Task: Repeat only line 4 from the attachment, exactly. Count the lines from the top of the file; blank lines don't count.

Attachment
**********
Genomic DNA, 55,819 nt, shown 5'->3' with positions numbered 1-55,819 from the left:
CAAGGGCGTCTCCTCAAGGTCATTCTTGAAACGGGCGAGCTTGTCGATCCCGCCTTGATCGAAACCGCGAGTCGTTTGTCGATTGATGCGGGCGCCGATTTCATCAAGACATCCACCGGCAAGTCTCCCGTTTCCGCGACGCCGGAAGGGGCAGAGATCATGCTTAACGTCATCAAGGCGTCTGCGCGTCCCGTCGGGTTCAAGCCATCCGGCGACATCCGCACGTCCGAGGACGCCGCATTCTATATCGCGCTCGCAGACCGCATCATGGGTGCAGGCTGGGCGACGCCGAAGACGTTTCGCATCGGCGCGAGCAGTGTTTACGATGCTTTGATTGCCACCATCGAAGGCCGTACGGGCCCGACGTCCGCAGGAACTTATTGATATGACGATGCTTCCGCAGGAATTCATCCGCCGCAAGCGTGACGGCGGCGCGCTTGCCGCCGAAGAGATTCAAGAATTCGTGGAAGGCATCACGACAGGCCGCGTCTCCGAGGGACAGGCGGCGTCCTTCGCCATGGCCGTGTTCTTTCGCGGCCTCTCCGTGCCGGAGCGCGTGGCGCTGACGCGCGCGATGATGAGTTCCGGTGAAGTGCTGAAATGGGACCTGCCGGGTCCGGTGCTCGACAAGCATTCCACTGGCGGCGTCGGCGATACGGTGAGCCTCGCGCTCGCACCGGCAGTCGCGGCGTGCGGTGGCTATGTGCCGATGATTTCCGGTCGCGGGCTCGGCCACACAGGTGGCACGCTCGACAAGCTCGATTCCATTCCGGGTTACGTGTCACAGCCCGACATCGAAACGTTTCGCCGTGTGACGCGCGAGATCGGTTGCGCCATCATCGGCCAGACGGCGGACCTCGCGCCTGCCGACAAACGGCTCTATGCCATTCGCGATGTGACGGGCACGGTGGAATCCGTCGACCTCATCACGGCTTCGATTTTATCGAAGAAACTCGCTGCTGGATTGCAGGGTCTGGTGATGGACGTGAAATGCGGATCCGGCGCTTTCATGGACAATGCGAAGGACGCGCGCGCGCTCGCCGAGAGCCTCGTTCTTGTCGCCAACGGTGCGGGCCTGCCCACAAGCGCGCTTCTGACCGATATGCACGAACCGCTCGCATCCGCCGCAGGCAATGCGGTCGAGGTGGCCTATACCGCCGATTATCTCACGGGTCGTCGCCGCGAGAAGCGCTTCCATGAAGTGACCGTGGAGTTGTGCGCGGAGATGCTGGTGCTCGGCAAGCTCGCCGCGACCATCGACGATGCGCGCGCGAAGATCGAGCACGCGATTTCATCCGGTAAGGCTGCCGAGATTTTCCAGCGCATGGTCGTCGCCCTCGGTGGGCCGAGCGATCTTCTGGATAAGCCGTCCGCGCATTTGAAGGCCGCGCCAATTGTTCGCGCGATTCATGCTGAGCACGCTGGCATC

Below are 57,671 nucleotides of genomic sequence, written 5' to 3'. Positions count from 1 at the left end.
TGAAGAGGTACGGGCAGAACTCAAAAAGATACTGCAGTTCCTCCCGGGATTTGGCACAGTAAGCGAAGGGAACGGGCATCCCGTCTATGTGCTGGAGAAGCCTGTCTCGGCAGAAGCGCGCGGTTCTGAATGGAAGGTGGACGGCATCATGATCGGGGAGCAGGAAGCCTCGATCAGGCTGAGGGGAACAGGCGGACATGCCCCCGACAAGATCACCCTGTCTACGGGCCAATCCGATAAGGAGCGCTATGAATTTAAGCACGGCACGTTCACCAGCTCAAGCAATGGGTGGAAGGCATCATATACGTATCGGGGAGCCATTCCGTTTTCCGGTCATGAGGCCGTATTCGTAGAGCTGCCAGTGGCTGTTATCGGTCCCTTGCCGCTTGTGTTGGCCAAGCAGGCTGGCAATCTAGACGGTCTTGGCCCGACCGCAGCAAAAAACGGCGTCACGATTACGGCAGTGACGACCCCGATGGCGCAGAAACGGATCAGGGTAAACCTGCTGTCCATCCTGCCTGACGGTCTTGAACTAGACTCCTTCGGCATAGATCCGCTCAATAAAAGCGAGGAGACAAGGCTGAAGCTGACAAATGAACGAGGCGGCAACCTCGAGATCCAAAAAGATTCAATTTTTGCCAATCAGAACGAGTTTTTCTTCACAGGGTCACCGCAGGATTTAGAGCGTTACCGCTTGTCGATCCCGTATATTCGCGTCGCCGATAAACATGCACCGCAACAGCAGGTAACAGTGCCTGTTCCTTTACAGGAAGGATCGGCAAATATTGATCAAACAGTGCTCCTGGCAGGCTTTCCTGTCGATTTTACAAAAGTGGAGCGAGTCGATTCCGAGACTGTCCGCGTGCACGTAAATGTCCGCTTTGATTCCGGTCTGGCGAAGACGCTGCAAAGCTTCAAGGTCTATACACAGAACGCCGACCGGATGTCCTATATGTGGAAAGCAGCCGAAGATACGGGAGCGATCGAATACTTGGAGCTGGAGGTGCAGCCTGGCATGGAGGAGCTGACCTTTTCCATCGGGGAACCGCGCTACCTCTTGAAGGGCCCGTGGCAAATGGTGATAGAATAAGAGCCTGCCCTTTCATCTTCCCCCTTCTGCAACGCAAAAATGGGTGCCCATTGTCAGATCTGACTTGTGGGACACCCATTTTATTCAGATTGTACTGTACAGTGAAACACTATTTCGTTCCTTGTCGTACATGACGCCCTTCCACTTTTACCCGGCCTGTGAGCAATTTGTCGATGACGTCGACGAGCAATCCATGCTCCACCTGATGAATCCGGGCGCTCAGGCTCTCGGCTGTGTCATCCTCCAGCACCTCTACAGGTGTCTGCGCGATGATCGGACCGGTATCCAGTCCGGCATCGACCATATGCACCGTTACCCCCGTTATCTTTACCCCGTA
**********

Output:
TGAAGAGGTACGGGCAGAACTCAAAAAGATACTGCAGTTCCTCCCGGGATTTGGCACAGTAAGCGAAGGGAACGGGCATCCCGTCTATGTGCTGGAGAAGCCTGTCTCGGCAGAAGCGCGCGGTTCTGAATGGAAGGTGGACGGCATCATGATCGGGGAGCAGGAAGCCTCGATCAGGCTGAGGGGAACAGGCGGACATGCCCCCGACAAGATCACCCTGTCTACGGGCCAATCCGATAAGGAGCGCTATGAATTTAAGCACGGCACGTTCACCAGCTCAAGCAATGGGTGGAAGGCATCATATACGTATCGGGGAGCCATTCCGTTTTCCGGTCATGAGGCCGTATTCGTAGAGCTGCCAGTGGCTGTTATCGGTCCCTTGCCGCTTGTGTTGGCCAAGCAGGCTGGCAATCTAGACGGTCTTGGCCCGACCGCAGCAAAAAACGGCGTCACGATTACGGCAGTGACGACCCCGATGGCGCAGAAACGGATCAGGGTAAACCTGCTGTCCATCCTGCCTGACGGTCTTGAACTAGACTCCTTCGGCATAGATCCGCTCAATAAAAGCGAGGAGACAAGGCTGAAGCTGACAAATGAACGAGGCGGCAACCTCGAGATCCAAAAAGATTCAATTTTTGCCAATCAGAACGAGTTTTTCTTCACAGGGTCACCGCAGGATTTAGAGCGTTACCGCTTGTCGATCCCGTATATTCGCGTCGCCGATAAACATGCACCGCAACAGCAGGTAACAGTGCCTGTTCCTTTACAGGAAGGATCGGCAAATATTGATCAAACAGTGCTCCTGGCAGGCTTTCCTGTCGATTTTACAAAAGTGGAGCGAGTCGATTCCGAGACTGTCCGCGTGCACGTAAATGTCCGCTTTGATTCCGGTCTGGCGAAGACGCTGCAAAGCTTCAAGGTCTATACACAGAACGCCGACCGGATGTCCTATATGTGGAAAGCAGCCGAAGATACGGGAGCGATCGAATACTTGGAGCTGGAGGTGCAGCCTGGCATGGAGGAGCTGACCTTTTCCATCGGGGAACCGCGCTACCTCTTGAAGGGCCCGTGGCAAATGGTGATAGAATAAGAGCCTGCCCTTTCATCTTCCCCCTTCTGCAACGCAAAAATGGGTGCCCATTGTCAGATCTGACTTGTGGGACACCCATTTTATTCAGATTGTACTGTACAGTGAAACACTATTTCGTTCCTTGTCGTACATGACGCCCTTCCACTTTTACCCGGCCTGTGAGCAATTTGTCGATGACGTCGACGAGCAATCCATGCTCCACCTGATGAATCCGGGCGCTCAGGCTCTCGGCTGTGTCATCCTCCAGCACCTCTACAGGTGTCTGCGCGATGATCGGACCGGTATCCAGTCCGGCATCGACCATATGCACCGTTACCCCCGTTATCTTTACCCCGTA